The team believe that water is moving upward past what planetary scientists call the hygropause — a cold layer in the atmosphere at which water condenses from vapour to liquid, forming clouds. “This because, as we and other scientists have found, the Martian hygropause is not as efficient at trapping water close to the surface as the hygropause on Earth,” Stone says. “The hygropause on Mars is not as efficient because it is too warm: when Mars is closest to the Sun and when dust storms occur, heating caused by these processes warms the hygropause, allowing water to move upward.”

The mechanism their finding reveals is currently the main way that Mars loses water, but Stone points out that this likely wasn’t always the case.

The Changing Picture of Water Loss on Mars

Water transported to Mars’ upper atmosphere by seasonal effects and dust storms where it is broken down to hydrogen and then lost to space is currently the predominant mechanism of water loss on Mars, but the team says this is only because of the Red Planet’s current environment. The water loss mechanisms that have proceeded for billions of years were likely different in the past in terms of both dominance and the speed at which they proceed.

“This process we describe is an important factor in Martian water loss today. However, this water could only be transported to the upper atmosphere relatively recently, over the last billion years or so,” Stone says. “Much of Mars’ atmosphere was lost to space before this time, leading to the weak hygropause which allows water into the upper atmosphere. All escape processes we observe today were likely faster in the past.”

NASA scientists have determined that a primitive ocean on Mars held more water than Earth's Arctic Ocean and that the Red Planet has lost 87 percent of that water to space. Credits: NASA/GSFC
NASA scientists have determined that a primitive ocean on Mars held more water than Earth’s Arctic Ocean and that the Red Planet has lost 87 per cent of that water to space. Credits: NASA/GSFC

The team reached this conclusion due to the fact that when all the water loss rates of the present-day escape processes are summed, their current escape rate is too slow to explain all the water loss that scientists know must have occurred over the last few billion years. 

“We know that over 4 billion years, Mars lost about 66% of its atmosphere to space,” Stone explains. “If we talk about water specifically, Mars has lost 10s to 100s of meters of a ‘global equivalent layer’ of water — equivalent to spreading all of the water lost by Mars over its surface to form an even layer and then reporting how deep this layer would be.”

The process the team describe is responsible for the loss of 44 cm of H2O over the last billion years, and global dust storms are responsible for the loss of an additional 17 cm on top of this over the last billion years.

“In the present epoch, during most of the Martian year, this process we describe is just as important as the ‘classical process’ — the basic process scientists thought responsible for the transport of hydrogen to the upper atmosphere since the first work on this topic in the early 1970s,” Stone says. “During global storms, this water which makes it to the upper atmosphere produces 10x more escaping hydrogen than does the classical process.”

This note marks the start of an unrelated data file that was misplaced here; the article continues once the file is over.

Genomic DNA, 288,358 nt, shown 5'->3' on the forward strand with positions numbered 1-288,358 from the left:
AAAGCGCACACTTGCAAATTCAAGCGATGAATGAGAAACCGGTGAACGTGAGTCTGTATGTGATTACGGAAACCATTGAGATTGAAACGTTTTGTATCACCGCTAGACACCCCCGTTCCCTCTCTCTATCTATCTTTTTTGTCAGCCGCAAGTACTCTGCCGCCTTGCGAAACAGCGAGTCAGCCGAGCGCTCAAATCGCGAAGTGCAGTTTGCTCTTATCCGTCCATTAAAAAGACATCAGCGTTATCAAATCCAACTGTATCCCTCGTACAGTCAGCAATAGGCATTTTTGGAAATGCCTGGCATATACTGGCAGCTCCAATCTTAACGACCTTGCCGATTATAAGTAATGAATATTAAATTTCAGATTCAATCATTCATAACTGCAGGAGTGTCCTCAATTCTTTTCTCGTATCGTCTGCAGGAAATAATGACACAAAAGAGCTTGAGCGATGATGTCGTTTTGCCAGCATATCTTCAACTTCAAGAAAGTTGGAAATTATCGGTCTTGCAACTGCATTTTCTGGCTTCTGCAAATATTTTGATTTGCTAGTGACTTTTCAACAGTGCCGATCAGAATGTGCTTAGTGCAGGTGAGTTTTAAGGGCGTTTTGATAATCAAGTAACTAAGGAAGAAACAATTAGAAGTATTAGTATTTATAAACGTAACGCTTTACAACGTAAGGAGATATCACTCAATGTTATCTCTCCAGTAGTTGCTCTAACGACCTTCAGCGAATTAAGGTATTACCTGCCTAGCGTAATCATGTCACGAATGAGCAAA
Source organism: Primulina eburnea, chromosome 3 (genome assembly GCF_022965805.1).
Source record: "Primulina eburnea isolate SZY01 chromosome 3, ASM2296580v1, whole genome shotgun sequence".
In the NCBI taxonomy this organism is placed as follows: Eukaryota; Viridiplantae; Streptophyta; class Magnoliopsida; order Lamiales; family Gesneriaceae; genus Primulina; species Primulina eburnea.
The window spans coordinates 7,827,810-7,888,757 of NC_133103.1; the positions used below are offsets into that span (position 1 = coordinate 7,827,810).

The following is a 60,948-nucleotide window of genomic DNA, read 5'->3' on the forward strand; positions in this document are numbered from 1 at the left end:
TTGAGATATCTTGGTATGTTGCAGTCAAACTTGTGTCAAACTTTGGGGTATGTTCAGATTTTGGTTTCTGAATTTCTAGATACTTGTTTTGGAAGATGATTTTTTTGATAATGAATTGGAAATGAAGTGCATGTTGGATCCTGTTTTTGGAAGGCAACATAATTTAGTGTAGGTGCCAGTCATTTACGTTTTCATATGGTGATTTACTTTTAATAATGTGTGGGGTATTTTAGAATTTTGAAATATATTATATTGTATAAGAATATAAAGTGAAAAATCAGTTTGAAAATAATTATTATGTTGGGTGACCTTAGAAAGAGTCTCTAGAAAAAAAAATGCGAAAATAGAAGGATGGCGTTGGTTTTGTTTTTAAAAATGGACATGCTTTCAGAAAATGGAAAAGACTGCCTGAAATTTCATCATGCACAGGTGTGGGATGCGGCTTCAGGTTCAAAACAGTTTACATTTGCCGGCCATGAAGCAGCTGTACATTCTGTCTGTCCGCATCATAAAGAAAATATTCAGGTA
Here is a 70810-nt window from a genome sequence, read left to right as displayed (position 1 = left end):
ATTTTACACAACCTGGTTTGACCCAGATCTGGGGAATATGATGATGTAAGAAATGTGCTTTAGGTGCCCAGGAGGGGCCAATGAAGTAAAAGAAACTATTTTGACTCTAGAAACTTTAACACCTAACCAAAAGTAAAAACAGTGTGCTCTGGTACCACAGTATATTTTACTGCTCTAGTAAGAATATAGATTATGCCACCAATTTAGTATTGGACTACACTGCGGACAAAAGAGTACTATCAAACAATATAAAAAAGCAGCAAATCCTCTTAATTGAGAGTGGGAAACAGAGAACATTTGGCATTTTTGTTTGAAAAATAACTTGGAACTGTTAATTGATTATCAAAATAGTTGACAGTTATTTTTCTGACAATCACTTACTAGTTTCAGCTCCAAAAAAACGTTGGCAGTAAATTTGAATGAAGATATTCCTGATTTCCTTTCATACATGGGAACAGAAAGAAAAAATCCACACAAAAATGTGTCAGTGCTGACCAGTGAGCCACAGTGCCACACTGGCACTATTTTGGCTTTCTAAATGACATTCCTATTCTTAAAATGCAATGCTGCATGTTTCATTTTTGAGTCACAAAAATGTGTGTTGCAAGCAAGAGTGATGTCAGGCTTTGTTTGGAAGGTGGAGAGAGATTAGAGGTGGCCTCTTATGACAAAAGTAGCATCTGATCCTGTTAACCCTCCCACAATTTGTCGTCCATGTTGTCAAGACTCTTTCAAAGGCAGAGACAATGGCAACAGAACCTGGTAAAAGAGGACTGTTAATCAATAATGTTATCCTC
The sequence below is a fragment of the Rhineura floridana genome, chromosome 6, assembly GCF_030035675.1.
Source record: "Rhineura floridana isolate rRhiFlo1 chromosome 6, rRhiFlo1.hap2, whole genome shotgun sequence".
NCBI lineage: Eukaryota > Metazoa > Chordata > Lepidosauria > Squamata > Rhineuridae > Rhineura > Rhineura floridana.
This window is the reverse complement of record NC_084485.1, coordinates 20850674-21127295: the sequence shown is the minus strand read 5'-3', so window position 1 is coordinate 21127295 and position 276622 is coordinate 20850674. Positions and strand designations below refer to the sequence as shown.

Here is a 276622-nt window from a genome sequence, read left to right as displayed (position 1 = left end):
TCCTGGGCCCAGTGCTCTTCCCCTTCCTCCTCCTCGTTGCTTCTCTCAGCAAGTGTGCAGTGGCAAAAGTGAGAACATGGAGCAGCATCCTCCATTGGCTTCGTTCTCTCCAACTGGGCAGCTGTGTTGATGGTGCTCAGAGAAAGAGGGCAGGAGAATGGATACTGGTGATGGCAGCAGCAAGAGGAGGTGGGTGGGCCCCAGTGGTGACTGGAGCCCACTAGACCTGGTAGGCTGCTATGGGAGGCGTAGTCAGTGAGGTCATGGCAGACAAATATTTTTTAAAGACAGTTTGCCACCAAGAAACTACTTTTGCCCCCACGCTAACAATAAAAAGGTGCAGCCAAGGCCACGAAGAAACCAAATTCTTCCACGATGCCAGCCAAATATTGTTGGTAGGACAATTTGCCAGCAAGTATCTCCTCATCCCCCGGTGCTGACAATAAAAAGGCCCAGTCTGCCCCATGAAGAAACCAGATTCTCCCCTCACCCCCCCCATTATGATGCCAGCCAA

Big Surprises and Future Investigations

Stone describes that the next steps for this research involve figuring out exactly how important this new water loss mechanism has been throughout the history of Mars. 

“Extrapolating back over billions of years is extremely difficult and doing it correctly takes time. We still need to understand better the specific transport processes responsible for delivering this water to the upper atmosphere,” he says, adding that the team’s findings came as something as a shock even to them. “The entire project was a huge surprise to us: we were surprised to see water this high in the atmosphere, we were surprised to see the seasonal trend in the water abundance, and we were surprised by just how big an effect the global dust storm has on the upper atmospheric water abundance.” 

Comparing the atmospheres of earth and Mars could help scientists determine the chances of liquid water existing on exxoplanets. (ESA)

Researching water loss from Mars is likely to be an important step in understanding how abundant water is throughout the Universe, as Dimitra Atri, a researcher from the Space Science at NYU Abu Dhabi (NYUAD), recently told ZME Science: “Since it is extremely difficult to observe the escape process in exoplanets, we are planning to study this phenomenon in great detail on Mars with the UAE’s Hope mission.”

Thus, this type of study could tell us how unique Earth is in terms of the possession of liquid water in the Universe. Something that could, in turn, tell us about the chances of life on exoplanets.